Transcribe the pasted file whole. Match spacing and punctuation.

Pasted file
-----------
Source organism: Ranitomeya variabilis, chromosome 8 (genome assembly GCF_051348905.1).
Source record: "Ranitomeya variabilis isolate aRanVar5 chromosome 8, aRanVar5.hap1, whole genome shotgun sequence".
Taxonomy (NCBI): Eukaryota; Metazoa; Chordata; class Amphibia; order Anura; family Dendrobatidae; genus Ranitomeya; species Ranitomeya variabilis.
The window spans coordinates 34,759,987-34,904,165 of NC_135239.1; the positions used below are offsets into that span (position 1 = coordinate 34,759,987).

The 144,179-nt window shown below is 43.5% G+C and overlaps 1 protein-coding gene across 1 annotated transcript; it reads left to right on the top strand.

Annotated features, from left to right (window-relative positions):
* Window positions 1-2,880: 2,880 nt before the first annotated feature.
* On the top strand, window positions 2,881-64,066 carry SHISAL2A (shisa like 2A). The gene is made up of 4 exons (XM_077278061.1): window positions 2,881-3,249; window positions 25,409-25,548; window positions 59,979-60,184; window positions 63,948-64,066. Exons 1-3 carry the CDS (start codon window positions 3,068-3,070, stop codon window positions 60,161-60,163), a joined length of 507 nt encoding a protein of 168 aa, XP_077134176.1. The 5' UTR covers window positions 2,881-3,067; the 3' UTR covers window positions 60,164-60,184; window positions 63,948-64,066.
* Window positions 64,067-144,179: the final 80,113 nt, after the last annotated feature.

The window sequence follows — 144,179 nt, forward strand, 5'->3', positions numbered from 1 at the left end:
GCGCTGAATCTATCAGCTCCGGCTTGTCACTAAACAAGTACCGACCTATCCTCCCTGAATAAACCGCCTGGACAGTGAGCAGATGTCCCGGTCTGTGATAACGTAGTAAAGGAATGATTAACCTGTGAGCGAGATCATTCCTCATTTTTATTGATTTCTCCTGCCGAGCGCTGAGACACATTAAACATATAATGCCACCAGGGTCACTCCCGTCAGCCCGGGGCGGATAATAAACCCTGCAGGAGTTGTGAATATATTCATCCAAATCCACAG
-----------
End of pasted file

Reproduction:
Source organism: Ranitomeya variabilis, chromosome 8 (genome assembly GCF_051348905.1).
Source record: "Ranitomeya variabilis isolate aRanVar5 chromosome 8, aRanVar5.hap1, whole genome shotgun sequence".
Taxonomy (NCBI): Eukaryota; Metazoa; Chordata; class Amphibia; order Anura; family Dendrobatidae; genus Ranitomeya; species Ranitomeya variabilis.
The window spans coordinates 34,759,987-34,904,165 of NC_135239.1; the positions used below are offsets into that span (position 1 = coordinate 34,759,987).

The 144,179-nt window shown below is 43.5% G+C and overlaps 1 protein-coding gene across 1 annotated transcript; it reads left to right on the top strand.

Annotated features, from left to right (window-relative positions):
* Window positions 1-2,880: 2,880 nt before the first annotated feature.
* On the top strand, window positions 2,881-64,066 carry SHISAL2A (shisa like 2A). The gene is made up of 4 exons (XM_077278061.1): window positions 2,881-3,249; window positions 25,409-25,548; window positions 59,979-60,184; window positions 63,948-64,066. Exons 1-3 carry the CDS (start codon window positions 3,068-3,070, stop codon window positions 60,161-60,163), a joined length of 507 nt encoding a protein of 168 aa, XP_077134176.1. The 5' UTR covers window positions 2,881-3,067; the 3' UTR covers window positions 60,164-60,184; window positions 63,948-64,066.
* Window positions 64,067-144,179: the final 80,113 nt, after the last annotated feature.

The window sequence follows — 144,179 nt, forward strand, 5'->3', positions numbered from 1 at the left end:
GCGCTGAATCTATCAGCTCCGGCTTGTCACTAAACAAGTACCGACCTATCCTCCCTGAATAAACCGCCTGGACAGTGAGCAGATGTCCCGGTCTGTGATAACGTAGTAAAGGAATGATTAACCTGTGAGCGAGATCATTCCTCATTTTTATTGATTTCTCCTGCCGAGCGCTGAGACACATTAAACATATAATGCCACCAGGGTCACTCCCGTCAGCCCGGGGCGGATAATAAACCCTGCAGGAGTTGTGAATATATTCATCCAAATCCACAG